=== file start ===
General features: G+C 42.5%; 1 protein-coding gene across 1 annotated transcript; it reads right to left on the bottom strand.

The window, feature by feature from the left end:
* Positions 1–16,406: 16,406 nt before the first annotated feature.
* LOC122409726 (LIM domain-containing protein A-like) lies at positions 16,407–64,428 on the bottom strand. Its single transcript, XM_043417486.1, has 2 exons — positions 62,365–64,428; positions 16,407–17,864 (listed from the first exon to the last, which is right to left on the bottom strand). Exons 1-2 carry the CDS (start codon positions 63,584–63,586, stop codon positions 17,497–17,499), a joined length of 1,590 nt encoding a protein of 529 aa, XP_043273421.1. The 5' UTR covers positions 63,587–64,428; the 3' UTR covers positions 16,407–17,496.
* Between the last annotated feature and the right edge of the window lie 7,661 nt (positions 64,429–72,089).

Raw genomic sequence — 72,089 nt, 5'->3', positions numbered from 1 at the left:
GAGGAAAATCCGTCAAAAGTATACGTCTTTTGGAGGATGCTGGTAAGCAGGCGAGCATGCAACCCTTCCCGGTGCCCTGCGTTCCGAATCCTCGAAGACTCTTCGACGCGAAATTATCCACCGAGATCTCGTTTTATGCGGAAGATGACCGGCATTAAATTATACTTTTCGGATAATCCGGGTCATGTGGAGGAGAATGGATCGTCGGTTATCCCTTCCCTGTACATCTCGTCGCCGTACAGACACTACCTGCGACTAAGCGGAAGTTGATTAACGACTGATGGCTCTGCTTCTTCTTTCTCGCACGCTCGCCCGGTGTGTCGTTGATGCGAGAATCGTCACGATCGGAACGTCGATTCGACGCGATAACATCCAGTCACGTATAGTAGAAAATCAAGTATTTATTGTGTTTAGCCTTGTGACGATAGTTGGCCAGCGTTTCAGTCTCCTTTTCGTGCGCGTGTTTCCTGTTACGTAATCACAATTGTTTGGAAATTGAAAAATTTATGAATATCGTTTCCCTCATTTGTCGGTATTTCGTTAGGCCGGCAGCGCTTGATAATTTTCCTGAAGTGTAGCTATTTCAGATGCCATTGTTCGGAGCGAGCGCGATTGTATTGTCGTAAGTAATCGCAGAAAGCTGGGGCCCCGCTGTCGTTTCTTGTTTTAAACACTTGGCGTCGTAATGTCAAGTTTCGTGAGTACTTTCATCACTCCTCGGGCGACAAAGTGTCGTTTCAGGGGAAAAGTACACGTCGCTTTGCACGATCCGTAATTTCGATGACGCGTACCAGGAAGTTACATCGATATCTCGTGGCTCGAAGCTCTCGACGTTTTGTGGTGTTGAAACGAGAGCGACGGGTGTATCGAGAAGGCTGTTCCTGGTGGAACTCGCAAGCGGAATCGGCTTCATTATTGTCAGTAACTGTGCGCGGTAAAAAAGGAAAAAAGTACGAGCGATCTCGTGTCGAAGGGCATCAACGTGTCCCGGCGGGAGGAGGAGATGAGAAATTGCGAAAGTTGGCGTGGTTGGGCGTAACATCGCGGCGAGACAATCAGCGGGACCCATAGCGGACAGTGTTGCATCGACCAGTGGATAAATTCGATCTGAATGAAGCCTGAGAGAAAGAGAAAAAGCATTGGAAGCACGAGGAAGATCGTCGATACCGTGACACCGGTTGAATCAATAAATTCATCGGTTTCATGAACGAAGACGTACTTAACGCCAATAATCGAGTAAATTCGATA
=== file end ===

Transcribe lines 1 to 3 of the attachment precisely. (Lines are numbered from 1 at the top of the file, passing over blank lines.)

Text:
General features: G+C 42.5%; 1 protein-coding gene across 1 annotated transcript; it reads right to left on the bottom strand.

The window, feature by feature from the left end:
* Positions 1–16,406: 16,406 nt before the first annotated feature.